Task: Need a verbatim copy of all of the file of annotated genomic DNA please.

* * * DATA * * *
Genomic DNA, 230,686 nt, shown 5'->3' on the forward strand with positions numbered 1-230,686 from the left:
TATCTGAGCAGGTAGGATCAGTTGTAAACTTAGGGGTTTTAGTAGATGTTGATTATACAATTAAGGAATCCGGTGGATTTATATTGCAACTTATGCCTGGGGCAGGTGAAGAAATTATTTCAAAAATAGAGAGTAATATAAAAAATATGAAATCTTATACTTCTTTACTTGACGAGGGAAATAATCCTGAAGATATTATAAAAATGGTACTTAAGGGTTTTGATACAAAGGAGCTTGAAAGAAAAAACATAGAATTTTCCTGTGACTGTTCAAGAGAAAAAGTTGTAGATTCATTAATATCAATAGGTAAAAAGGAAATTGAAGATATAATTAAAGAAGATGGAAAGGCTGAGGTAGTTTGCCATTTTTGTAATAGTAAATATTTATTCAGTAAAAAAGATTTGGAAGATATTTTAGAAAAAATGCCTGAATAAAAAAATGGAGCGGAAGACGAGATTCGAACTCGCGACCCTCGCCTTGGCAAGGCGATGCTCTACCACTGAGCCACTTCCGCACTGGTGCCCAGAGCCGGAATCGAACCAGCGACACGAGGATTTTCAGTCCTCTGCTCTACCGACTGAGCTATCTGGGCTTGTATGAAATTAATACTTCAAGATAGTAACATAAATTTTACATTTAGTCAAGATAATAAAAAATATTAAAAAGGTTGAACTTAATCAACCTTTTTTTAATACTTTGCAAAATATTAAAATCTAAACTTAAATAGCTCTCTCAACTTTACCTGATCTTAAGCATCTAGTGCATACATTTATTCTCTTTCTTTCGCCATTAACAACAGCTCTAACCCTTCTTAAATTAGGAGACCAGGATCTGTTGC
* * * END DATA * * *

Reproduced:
Genomic DNA, 230,686 nt, shown 5'->3' on the forward strand with positions numbered 1-230,686 from the left:
TATCTGAGCAGGTAGGATCAGTTGTAAACTTAGGGGTTTTAGTAGATGTTGATTATACAATTAAGGAATCCGGTGGATTTATATTGCAACTTATGCCTGGGGCAGGTGAAGAAATTATTTCAAAAATAGAGAGTAATATAAAAAATATGAAATCTTATACTTCTTTACTTGACGAGGGAAATAATCCTGAAGATATTATAAAAATGGTACTTAAGGGTTTTGATACAAAGGAGCTTGAAAGAAAAAACATAGAATTTTCCTGTGACTGTTCAAGAGAAAAAGTTGTAGATTCATTAATATCAATAGGTAAAAAGGAAATTGAAGATATAATTAAAGAAGATGGAAAGGCTGAGGTAGTTTGCCATTTTTGTAATAGTAAATATTTATTCAGTAAAAAAGATTTGGAAGATATTTTAGAAAAAATGCCTGAATAAAAAAATGGAGCGGAAGACGAGATTCGAACTCGCGACCCTCGCCTTGGCAAGGCGATGCTCTACCACTGAGCCACTTCCGCACTGGTGCCCAGAGCCGGAATCGAACCAGCGACACGAGGATTTTCAGTCCTCTGCTCTACCGACTGAGCTATCTGGGCTTGTATGAAATTAATACTTCAAGATAGTAACATAAATTTTACATTTAGTCAAGATAATAAAAAATATTAAAAAGGTTGAACTTAATCAACCTTTTTTTAATACTTTGCAAAATATTAAAATCTAAACTTAAATAGCTCTCTCAACTTTACCTGATCTTAAGCATCTAGTGCATACATTTATTCTCTTTCTTTCGCCATTAACAACAGCTCTAACCCTTCTTAAATTAGGAGACCAGGATCTGTTGC